Good news for those of you who have dreamt for years — nay, decades — of growing up to become Jeff Goldblum in Independence Day: NASA is hiring a “Planetary Protection Officer” whose job duties ostensibly include protecting the Earth from alien life forms. What’s more, it’s a six-figure gig, so if you’re qualified, hie thee to USA Jobs to apply. I realize that taking a government-based science job might feel a little… uh… tenuous right now, given the current administration’s stance on science as a whole, but, I mean, “Planetary Protection Officer” is possibly the best job title ever, sooooo… yeah.
According to the job listing, the field of planetary protection in general is “concerned with the avoidance of organic-constituent and biological contamination in human and robotic space exploration” — that is, preventing life forms and organic material from one planet contaminating another during the process of space travel and exploration. The specific position of Planetary Protection Officer itself falls under the government agency known as the Office of Safety and Mission Assurance for Planetary Protection. As PPO, you would be “responsible for the leadership of NASA’s planetary protection capability, maintenance of planetary protection policies, and oversight of their implementation by NASA’s space flight missions.”
The qualifications, though, are pretty specific. In addition to “broad engineering expertise, at least one year of which is in positions at or comparable to the GS-15 level,” you need to have the following (calling all STEM folk):
- “Advanced knowledge of Planetary Protection”;
- “Demonstrated experience planning, executing, or overseeing elements of space programs of national significance”;
- “Demonstrated skills in diplomacy that resulted in win-win solutions during extremely difficult and complex multilateral discussions”;
- And a degree or equivalent education in physical science, engineering, or mathematics. An advanced degree is preferred, but you can getaway with a bachelor’s.
But despite the fact that most of the media coverage is focusing on the whole “PROTECT US FROM ALIENS” angle, it’s worth noting that not all of the position’s duties are aimed at preventing contamination from other planets arriving on Earth; in fact, NASA is actually more concerned about the possibility that Earth might contaminate other planets. The job description’s summary of the agency itself contains this very important sentence:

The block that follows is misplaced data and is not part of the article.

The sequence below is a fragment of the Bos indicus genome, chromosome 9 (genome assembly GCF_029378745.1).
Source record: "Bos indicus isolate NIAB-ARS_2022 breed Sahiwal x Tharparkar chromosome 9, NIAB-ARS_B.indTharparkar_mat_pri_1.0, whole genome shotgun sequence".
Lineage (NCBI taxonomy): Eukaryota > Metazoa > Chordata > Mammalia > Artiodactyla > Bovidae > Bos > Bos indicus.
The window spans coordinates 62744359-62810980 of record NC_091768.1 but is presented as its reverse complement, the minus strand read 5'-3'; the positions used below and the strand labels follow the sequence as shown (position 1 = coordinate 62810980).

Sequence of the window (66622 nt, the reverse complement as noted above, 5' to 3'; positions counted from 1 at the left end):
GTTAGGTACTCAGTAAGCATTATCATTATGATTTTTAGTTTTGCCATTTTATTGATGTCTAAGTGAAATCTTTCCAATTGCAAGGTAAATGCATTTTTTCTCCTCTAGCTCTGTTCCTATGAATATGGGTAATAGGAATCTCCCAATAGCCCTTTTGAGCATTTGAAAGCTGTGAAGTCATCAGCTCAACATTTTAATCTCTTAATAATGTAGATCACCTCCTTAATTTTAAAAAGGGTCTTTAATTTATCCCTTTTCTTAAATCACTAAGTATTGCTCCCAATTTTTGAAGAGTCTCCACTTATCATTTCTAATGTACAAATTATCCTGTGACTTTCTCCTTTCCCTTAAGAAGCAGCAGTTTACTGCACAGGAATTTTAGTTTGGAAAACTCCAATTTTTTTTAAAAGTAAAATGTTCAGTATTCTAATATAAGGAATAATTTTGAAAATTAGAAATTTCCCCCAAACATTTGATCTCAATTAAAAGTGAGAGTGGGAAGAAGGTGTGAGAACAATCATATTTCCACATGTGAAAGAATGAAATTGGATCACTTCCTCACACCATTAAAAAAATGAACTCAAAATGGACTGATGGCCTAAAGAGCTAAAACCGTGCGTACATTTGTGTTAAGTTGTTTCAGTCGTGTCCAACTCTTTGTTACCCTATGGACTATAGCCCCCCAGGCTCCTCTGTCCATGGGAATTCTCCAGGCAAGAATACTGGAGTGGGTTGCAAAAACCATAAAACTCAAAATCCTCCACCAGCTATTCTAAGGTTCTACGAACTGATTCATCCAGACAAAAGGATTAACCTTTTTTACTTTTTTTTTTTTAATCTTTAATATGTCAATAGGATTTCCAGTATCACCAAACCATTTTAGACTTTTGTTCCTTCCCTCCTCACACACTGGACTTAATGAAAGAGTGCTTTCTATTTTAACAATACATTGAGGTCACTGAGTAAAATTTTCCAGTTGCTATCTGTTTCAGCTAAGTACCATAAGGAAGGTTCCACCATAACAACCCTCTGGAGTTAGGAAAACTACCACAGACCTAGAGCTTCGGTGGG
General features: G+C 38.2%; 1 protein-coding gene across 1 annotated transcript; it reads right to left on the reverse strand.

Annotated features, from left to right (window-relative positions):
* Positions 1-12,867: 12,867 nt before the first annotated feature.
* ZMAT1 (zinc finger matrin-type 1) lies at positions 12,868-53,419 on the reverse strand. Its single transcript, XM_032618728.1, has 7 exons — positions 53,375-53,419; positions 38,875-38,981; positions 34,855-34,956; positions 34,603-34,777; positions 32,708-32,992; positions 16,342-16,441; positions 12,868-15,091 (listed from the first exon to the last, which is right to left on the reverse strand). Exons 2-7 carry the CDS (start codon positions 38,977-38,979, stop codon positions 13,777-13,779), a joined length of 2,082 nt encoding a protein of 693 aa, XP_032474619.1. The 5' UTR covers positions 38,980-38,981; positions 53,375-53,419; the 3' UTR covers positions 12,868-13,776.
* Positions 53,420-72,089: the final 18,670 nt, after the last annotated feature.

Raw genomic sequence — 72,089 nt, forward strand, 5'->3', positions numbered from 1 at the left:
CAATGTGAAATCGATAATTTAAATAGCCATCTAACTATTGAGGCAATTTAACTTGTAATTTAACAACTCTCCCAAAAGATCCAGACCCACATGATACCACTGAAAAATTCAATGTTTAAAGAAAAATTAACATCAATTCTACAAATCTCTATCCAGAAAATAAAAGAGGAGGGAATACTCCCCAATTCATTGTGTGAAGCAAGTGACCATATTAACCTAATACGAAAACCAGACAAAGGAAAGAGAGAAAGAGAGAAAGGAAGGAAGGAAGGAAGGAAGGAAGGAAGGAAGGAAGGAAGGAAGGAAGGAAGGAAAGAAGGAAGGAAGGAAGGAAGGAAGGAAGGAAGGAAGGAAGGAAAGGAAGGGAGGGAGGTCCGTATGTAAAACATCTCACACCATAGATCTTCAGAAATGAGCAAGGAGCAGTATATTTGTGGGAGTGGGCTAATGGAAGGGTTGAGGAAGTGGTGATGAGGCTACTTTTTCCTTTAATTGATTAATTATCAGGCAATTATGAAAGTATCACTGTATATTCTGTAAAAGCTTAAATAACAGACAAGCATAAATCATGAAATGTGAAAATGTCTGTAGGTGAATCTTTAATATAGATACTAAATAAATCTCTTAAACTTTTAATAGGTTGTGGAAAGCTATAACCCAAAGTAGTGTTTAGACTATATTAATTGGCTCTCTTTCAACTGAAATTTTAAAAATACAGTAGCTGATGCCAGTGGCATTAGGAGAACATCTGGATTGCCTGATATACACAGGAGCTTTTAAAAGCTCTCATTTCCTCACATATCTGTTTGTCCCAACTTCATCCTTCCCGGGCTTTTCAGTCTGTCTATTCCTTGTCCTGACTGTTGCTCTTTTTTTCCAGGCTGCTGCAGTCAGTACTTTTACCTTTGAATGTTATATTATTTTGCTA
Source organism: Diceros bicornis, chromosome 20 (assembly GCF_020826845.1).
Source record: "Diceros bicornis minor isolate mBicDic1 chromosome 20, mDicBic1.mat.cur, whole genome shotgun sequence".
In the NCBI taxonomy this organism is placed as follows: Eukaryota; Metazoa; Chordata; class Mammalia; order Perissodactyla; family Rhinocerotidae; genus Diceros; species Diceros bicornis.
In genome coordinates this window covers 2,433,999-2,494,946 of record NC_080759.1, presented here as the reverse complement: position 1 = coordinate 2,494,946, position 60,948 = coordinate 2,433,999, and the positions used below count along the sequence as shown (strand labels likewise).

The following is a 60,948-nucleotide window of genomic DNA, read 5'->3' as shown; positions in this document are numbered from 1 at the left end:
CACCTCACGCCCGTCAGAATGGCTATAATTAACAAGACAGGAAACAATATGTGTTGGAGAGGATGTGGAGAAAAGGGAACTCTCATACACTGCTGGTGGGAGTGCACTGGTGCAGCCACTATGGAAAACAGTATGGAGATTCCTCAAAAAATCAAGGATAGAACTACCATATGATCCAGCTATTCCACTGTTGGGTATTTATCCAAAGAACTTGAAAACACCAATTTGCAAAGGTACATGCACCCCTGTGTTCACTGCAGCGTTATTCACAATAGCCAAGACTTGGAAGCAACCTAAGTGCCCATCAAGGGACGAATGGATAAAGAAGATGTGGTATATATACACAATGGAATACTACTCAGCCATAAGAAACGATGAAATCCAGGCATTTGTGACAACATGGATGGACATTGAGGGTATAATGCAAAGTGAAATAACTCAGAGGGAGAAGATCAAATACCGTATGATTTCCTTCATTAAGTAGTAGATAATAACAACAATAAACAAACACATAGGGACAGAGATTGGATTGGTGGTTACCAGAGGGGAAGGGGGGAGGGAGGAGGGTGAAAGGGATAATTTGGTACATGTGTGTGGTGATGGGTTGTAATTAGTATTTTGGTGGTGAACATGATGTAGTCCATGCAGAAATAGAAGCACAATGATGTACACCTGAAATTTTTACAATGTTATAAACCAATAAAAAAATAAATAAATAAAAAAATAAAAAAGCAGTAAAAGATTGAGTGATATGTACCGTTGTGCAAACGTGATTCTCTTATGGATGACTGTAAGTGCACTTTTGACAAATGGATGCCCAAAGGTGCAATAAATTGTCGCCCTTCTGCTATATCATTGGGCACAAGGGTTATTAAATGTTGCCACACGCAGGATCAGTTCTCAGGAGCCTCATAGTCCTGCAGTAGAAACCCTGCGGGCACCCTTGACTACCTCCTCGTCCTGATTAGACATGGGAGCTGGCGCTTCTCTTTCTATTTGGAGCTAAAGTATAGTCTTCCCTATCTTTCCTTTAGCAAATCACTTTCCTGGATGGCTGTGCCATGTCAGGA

“NASA maintains policies for planetary protection applicable to all space flight missions that may intentionally or unintentionally carry Earth organisms and organic constituents to the planets or other solar system bodies, and any mission employing spacecraft, which are intended to return to Earth and its biosphere with samples from extraterrestrial targets of exploration.”
That’s key. Alisdair Wilkins at Inverse explains why:
“If a NASA probe goes into space carrying microbes from Earth, it’s possible those tiny organisms could get mixed in with whatever it collects from, say, Mars or one of Saturn’s moons. Scientists could then later mistakenly identify those microbes as being from one of those other planets, making us think we found alien life. That would be one of the most monumental discoveries in all human history, so we really want to get it right the first time.”
Indeed, cross-planetary contamination is a big deal; as Scientific American reported earlier this year, it’s one of the major considerations going into current and future space exploration. Even so, besides the NASA job, there’s only one other full-time Planetary Protection Officer position in the world, according to Business Insider, making it a pretty rare job. (For the curious, it’s at the European Space Agency.)
That said, though, according to the Office of Planetary Protection’s website, “protecting Earth from possible life forms that may be returned from other solar system bodies” is also part of the field of planetary protection. You’ll want to temper your expectations, of course — by “possible life forms,” we’re really talking about cells, microbes, and other teeny tiny,not-visible-the-naked-eye forms of life, not Xenomorphs or what have you. Still, though: Alien life is alien life, even if it’s not sentient and/or dripping with ooze.
Also, I’d like to take this moment to note that the NASA Office of Planetary Protection’s website has a tagline, and that tagline is, “All of the planets, all of the time.” I kind of love that, but maybe that's just me.
Catharine Conley has been NASA’s PPO since 2014; my guess is that the opening is simply because her term is up. According to the job listing, agency policy has a time limit in place for it: “The initial appointment will be for three years, with the possibility of extending for an additional two years,” the description reads. Conley’s three years are about up, so it’s time to bring in some new blood. Hopefully it'll be more like this:
And less like this:
Want to apply? Head here. Good luck!